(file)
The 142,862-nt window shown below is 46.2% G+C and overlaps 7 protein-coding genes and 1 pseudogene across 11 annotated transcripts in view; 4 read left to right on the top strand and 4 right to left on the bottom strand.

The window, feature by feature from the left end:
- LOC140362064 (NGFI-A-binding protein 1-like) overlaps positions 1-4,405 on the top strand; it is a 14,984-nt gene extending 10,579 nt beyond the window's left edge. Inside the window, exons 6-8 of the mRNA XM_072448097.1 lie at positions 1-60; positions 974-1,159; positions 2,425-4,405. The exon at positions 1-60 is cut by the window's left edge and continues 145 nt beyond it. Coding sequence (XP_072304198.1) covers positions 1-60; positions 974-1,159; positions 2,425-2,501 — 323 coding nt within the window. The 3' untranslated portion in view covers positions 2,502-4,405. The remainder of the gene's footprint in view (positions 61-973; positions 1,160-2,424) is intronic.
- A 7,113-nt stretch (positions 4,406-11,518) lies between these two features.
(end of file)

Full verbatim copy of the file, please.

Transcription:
The 142,862-nt window shown below is 46.2% G+C and overlaps 7 protein-coding genes and 1 pseudogene across 11 annotated transcripts in view; 4 read left to right on the top strand and 4 right to left on the bottom strand.

The window, feature by feature from the left end:
- LOC140362064 (NGFI-A-binding protein 1-like) overlaps positions 1-4,405 on the top strand; it is a 14,984-nt gene extending 10,579 nt beyond the window's left edge. Inside the window, exons 6-8 of the mRNA XM_072448097.1 lie at positions 1-60; positions 974-1,159; positions 2,425-4,405. The exon at positions 1-60 is cut by the window's left edge and continues 145 nt beyond it. Coding sequence (XP_072304198.1) covers positions 1-60; positions 974-1,159; positions 2,425-2,501 — 323 coding nt within the window. The 3' untranslated portion in view covers positions 2,502-4,405. The remainder of the gene's footprint in view (positions 61-973; positions 1,160-2,424) is intronic.
- A 7,113-nt stretch (positions 4,406-11,518) lies between these two features.